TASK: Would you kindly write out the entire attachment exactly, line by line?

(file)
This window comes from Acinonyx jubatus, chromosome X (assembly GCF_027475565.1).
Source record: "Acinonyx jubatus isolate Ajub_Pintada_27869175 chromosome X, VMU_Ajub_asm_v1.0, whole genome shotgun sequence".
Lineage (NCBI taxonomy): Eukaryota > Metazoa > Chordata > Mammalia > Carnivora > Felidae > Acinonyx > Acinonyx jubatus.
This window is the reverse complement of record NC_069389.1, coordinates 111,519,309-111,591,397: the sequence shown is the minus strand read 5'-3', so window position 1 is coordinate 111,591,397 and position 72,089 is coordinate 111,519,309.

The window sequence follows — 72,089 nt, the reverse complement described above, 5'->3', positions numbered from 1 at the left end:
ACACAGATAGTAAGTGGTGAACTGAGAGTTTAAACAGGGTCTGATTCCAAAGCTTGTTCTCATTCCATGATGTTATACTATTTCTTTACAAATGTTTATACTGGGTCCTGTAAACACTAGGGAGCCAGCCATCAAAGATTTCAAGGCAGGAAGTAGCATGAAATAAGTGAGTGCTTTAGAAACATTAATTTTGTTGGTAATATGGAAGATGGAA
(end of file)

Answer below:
This window comes from Acinonyx jubatus, chromosome X (assembly GCF_027475565.1).
Source record: "Acinonyx jubatus isolate Ajub_Pintada_27869175 chromosome X, VMU_Ajub_asm_v1.0, whole genome shotgun sequence".
Lineage (NCBI taxonomy): Eukaryota > Metazoa > Chordata > Mammalia > Carnivora > Felidae > Acinonyx > Acinonyx jubatus.
This window is the reverse complement of record NC_069389.1, coordinates 111,519,309-111,591,397: the sequence shown is the minus strand read 5'-3', so window position 1 is coordinate 111,591,397 and position 72,089 is coordinate 111,519,309.

The window sequence follows — 72,089 nt, the reverse complement described above, 5'->3', positions numbered from 1 at the left end:
ACACAGATAGTAAGTGGTGAACTGAGAGTTTAAACAGGGTCTGATTCCAAAGCTTGTTCTCATTCCATGATGTTATACTATTTCTTTACAAATGTTTATACTGGGTCCTGTAAACACTAGGGAGCCAGCCATCAAAGATTTCAAGGCAGGAAGTAGCATGAAATAAGTGAGTGCTTTAGAAACATTAATTTTGTTGGTAATATGGAAGATGGAA